In the init() method, you're not running under a request thread, so you can spawn threads of your own. Generally what I spawn is "engine" threads, which work with a queue of requests which are added and monitored using servlet requests. However, you can spawn a custom network server thread(s) as well.

You should also code an onDestroy method so that this thread(s) are informed when the server is shutting down so that they may clean themselves up and terminate. If you don't then Tomcat will complain and/or hang on shutdown (waiting for all threads to terminate).
Roger F. Gay
Ranch Hand

Joined: Feb 16, 2007
Posts: 399
Right now, my demonstration application is a robot simulation. It's a demo for a system that can be used for a great variety of applications, that I have scheduled to be available as open-source - with documentation and demo by the end of the month. The browser GUI is just a special add-on, and not part of the general system. That's one of the reasons I'm going to so much pain here trying to implement a simple (does that deserve an LOL?) solution. I have to get my focus back on the general system ASAP. The browser GUI part stands alone. The general system, which does not use Tomcat, has to communicate with the GUI somehow. I think the greatness of the general application - middleware roughly, might get lost if people can't see anything appear on a screen when they first try it. Simple trace comments to a command window just don't seem good enough. Besides displaying trace information (which I explain is part of a good end-to-end development system right from the start of an application dev. project), I'm driving SVG graphics that move an icon through two rooms showing the robot (sim)'s position. Not too extravagant, but it's better than command line text, I think.

There's only one single client just now. I had this working with Multicasting to the browser applet, and had less trouble with it. The limitation there was that I only had it working in a LAN, with special dealings for java security. It was sort of nice though. I can certainly imagine that it could be useful for robot stuff; if for example, it's a security robot working at a site and all the humans involved are connected to the same LAN. I had been working on using a socket connection between the application and the applet, but don't even remember how that was going before I decided to try Multicasting instead. The advantage I was looking for with URLConnection is that it can be used from anywhere. If a homeowner has a mobile robot at home and wants to check what's going on there from work (or anywhere) they can just go to the nearest PC and go to their robot website. No software downloads or installations required. But that does limit me to one user as far as I can tell. At least, I would have to do more complex coding than is planned right now to broadcast anything back (like updating the robot's position).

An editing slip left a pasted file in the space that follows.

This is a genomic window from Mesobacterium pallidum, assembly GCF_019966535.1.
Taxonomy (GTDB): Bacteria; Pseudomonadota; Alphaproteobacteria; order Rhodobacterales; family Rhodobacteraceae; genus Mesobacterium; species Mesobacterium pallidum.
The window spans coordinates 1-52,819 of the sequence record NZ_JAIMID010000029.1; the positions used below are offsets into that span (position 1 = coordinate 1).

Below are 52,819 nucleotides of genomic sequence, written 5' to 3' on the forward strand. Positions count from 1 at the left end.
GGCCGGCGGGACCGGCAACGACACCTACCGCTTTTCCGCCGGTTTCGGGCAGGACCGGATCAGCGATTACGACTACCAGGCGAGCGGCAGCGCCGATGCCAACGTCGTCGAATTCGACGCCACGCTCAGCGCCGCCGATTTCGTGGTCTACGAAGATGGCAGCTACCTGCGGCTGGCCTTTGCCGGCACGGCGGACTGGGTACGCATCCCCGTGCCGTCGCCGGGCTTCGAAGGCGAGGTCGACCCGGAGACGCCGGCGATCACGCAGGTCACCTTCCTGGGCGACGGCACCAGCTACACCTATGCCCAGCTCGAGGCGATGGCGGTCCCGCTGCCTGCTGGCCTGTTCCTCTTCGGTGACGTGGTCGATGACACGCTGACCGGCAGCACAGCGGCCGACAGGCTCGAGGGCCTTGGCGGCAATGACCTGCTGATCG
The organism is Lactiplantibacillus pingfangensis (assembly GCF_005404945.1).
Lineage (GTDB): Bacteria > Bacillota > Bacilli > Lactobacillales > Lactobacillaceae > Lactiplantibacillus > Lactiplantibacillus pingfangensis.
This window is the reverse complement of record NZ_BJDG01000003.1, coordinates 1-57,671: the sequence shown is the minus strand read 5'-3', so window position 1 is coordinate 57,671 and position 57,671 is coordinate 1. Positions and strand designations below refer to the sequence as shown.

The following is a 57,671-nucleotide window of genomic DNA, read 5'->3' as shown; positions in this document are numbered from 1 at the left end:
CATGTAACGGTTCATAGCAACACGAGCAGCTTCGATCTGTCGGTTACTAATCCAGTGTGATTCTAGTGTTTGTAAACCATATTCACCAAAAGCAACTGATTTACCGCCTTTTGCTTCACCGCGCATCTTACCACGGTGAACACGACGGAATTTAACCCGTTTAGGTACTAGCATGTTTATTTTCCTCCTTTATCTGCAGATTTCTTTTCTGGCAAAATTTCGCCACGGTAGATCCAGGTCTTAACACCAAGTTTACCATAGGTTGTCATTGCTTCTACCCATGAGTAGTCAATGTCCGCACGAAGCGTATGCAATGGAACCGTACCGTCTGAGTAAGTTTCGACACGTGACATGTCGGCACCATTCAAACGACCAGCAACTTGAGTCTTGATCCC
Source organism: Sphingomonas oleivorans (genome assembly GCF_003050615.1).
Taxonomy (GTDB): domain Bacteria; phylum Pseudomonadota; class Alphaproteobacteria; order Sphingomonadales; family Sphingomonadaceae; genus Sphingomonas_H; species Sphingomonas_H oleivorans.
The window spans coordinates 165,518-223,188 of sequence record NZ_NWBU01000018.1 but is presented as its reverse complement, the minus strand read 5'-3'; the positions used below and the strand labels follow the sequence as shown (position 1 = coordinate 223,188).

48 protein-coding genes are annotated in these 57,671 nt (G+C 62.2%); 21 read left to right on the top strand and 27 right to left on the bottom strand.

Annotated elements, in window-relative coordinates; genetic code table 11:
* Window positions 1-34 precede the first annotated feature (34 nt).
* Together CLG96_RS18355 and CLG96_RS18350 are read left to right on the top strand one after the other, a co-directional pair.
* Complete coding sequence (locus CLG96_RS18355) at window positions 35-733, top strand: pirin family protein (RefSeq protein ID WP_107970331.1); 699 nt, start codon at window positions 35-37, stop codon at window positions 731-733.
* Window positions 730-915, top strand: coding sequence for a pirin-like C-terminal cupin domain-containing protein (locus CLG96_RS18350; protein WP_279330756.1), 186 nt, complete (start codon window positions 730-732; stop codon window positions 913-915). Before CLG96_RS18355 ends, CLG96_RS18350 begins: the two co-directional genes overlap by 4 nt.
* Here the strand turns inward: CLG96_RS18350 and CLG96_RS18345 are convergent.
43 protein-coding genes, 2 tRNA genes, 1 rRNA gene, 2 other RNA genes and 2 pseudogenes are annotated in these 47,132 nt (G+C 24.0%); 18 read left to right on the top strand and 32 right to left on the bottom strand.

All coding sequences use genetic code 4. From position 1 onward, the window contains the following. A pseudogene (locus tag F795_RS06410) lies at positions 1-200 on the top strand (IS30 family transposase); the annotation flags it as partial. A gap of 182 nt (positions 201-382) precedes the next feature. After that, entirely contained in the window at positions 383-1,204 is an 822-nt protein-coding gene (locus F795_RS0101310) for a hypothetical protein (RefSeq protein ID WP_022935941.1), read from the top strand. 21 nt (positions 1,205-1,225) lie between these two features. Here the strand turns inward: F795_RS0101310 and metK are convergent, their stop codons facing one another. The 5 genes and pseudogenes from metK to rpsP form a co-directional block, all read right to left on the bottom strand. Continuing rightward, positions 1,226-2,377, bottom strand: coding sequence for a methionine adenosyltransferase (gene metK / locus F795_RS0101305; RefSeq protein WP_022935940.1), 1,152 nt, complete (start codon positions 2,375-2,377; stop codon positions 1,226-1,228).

The doDestroy() method appears to be something that I must absolutely look into. (I actually started this a couple of years ago, and now I've probably forgotten a lot of the details that I studied to get things started - part of the woe of working as a generalist as well - else, if I specialized, I'd be sure to have those kinds of details in mind.) What other non-HTTP methods might work here?